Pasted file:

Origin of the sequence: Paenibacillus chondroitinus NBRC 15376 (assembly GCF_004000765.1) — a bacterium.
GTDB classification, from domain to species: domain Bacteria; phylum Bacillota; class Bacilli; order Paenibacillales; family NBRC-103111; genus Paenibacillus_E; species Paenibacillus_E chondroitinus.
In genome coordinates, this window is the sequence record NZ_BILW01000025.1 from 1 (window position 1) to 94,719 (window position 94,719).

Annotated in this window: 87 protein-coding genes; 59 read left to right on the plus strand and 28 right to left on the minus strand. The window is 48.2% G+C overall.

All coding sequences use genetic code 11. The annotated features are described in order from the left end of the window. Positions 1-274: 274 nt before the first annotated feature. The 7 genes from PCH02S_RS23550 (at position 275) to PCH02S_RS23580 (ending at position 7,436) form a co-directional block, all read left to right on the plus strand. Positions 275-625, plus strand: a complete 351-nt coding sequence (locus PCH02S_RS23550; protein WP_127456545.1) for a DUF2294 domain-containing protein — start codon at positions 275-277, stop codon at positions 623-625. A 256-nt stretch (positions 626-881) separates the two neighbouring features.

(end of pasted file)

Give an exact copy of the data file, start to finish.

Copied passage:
Origin of the sequence: Paenibacillus chondroitinus NBRC 15376 (assembly GCF_004000765.1) — a bacterium.
GTDB classification, from domain to species: domain Bacteria; phylum Bacillota; class Bacilli; order Paenibacillales; family NBRC-103111; genus Paenibacillus_E; species Paenibacillus_E chondroitinus.
In genome coordinates, this window is the sequence record NZ_BILW01000025.1 from 1 (window position 1) to 94,719 (window position 94,719).

Annotated in this window: 87 protein-coding genes; 59 read left to right on the plus strand and 28 right to left on the minus strand. The window is 48.2% G+C overall.

All coding sequences use genetic code 11. The annotated features are described in order from the left end of the window. Positions 1-274: 274 nt before the first annotated feature. The 7 genes from PCH02S_RS23550 (at position 275) to PCH02S_RS23580 (ending at position 7,436) form a co-directional block, all read left to right on the plus strand. Positions 275-625, plus strand: a complete 351-nt coding sequence (locus PCH02S_RS23550; protein WP_127456545.1) for a DUF2294 domain-containing protein — start codon at positions 275-277, stop codon at positions 623-625. A 256-nt stretch (positions 626-881) separates the two neighbouring features.